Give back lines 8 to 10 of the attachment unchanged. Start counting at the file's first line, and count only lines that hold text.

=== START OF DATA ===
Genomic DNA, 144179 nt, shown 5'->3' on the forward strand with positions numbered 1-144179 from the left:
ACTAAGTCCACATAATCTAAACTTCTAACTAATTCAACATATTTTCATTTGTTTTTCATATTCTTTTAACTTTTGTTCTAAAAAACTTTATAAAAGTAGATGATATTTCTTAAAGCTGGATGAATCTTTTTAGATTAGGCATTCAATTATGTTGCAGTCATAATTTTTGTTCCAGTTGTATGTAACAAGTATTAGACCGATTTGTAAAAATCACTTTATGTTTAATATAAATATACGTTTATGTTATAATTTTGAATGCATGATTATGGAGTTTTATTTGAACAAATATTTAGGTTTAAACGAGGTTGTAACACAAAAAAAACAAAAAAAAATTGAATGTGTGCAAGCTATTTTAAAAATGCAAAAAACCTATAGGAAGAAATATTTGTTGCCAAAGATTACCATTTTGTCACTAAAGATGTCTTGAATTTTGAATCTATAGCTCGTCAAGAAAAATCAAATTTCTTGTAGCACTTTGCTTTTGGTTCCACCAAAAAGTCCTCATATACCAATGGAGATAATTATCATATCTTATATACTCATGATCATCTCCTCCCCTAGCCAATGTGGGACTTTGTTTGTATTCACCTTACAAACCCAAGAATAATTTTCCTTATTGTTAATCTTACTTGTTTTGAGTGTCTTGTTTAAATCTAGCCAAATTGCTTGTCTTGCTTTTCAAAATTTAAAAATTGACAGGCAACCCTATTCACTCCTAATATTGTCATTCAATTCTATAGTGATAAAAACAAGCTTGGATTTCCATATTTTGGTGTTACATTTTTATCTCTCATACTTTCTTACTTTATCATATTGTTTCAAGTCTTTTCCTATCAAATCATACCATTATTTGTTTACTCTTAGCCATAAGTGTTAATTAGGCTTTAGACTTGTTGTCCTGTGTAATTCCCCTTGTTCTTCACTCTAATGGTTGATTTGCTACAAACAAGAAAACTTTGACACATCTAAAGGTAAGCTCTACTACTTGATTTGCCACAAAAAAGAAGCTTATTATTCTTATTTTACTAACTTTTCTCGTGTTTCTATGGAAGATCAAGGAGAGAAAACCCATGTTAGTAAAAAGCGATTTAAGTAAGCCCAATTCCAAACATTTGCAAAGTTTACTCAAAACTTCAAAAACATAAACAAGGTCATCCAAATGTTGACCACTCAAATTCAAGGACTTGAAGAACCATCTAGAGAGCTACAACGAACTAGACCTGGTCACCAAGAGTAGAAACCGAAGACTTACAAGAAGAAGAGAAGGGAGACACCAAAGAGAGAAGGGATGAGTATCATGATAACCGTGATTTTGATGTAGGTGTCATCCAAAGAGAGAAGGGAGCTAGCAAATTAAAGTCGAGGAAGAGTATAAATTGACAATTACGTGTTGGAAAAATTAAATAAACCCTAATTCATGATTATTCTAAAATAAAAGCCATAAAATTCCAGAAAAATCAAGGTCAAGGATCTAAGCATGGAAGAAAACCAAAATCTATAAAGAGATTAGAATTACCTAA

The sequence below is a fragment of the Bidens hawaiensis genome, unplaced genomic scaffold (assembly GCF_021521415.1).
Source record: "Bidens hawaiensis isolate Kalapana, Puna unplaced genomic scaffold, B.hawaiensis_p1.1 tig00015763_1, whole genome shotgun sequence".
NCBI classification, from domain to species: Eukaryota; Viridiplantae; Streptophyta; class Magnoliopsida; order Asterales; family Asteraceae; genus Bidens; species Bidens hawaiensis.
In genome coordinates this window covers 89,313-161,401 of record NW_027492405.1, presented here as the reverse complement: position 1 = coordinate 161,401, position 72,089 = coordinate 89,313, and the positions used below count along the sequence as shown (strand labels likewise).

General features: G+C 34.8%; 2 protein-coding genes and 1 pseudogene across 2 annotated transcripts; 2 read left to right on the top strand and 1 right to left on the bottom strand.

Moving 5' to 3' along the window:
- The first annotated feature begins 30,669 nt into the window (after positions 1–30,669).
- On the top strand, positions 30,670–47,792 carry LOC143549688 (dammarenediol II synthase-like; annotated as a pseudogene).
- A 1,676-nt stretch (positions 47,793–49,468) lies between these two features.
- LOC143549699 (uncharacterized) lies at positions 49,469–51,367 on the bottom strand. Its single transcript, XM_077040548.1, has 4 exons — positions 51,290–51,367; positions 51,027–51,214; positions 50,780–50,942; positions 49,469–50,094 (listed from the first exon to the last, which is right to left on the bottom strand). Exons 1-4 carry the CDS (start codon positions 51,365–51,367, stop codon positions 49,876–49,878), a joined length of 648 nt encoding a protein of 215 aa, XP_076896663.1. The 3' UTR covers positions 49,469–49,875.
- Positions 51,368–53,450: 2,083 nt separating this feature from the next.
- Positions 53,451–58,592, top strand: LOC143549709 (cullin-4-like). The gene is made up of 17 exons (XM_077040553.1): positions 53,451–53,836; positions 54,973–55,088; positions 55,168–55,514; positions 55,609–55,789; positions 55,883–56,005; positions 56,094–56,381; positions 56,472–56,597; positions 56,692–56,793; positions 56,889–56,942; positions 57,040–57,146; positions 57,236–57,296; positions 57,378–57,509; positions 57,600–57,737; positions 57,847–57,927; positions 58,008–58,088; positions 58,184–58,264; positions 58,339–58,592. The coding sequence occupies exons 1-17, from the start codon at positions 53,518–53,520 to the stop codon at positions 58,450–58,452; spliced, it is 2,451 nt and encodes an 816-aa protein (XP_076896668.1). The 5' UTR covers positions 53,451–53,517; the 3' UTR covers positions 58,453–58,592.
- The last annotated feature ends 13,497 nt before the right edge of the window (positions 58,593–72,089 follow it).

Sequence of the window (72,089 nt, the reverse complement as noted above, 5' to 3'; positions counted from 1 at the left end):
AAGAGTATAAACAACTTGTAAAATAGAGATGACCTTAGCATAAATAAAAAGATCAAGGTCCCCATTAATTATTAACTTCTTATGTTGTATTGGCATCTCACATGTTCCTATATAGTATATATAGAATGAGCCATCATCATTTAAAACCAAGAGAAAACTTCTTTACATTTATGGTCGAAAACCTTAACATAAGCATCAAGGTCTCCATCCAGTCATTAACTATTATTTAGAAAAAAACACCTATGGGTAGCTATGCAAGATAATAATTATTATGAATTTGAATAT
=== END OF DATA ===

Moving 5' to 3' along the window:
- The first annotated feature begins 30,669 nt into the window (after positions 1–30,669).
- On the top strand, positions 30,670–47,792 carry LOC143549688 (dammarenediol II synthase-like; annotated as a pseudogene).